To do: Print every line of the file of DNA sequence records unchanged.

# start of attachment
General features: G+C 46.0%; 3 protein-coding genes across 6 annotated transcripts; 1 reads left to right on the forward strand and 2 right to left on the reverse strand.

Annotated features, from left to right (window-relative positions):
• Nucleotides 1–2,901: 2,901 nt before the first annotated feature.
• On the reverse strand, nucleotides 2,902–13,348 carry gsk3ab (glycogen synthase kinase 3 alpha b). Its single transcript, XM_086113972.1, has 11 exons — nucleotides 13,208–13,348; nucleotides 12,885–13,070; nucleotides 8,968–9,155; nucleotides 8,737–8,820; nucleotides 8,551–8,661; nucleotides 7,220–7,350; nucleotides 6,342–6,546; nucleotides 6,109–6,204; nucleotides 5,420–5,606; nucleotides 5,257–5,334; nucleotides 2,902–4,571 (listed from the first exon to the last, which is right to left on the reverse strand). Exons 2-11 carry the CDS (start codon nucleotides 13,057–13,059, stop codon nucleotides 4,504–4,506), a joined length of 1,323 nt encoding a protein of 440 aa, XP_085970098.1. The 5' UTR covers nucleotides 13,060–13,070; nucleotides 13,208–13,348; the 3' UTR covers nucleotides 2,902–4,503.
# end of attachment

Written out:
General features: G+C 46.0%; 3 protein-coding genes across 6 annotated transcripts; 1 reads left to right on the forward strand and 2 right to left on the reverse strand.

Annotated features, from left to right (window-relative positions):
• Nucleotides 1–2,901: 2,901 nt before the first annotated feature.
• On the reverse strand, nucleotides 2,902–13,348 carry gsk3ab (glycogen synthase kinase 3 alpha b). Its single transcript, XM_086113972.1, has 11 exons — nucleotides 13,208–13,348; nucleotides 12,885–13,070; nucleotides 8,968–9,155; nucleotides 8,737–8,820; nucleotides 8,551–8,661; nucleotides 7,220–7,350; nucleotides 6,342–6,546; nucleotides 6,109–6,204; nucleotides 5,420–5,606; nucleotides 5,257–5,334; nucleotides 2,902–4,571 (listed from the first exon to the last, which is right to left on the reverse strand). Exons 2-11 carry the CDS (start codon nucleotides 13,057–13,059, stop codon nucleotides 4,504–4,506), a joined length of 1,323 nt encoding a protein of 440 aa, XP_085970098.1. The 5' UTR covers nucleotides 13,060–13,070; nucleotides 13,208–13,348; the 3' UTR covers nucleotides 2,902–4,503.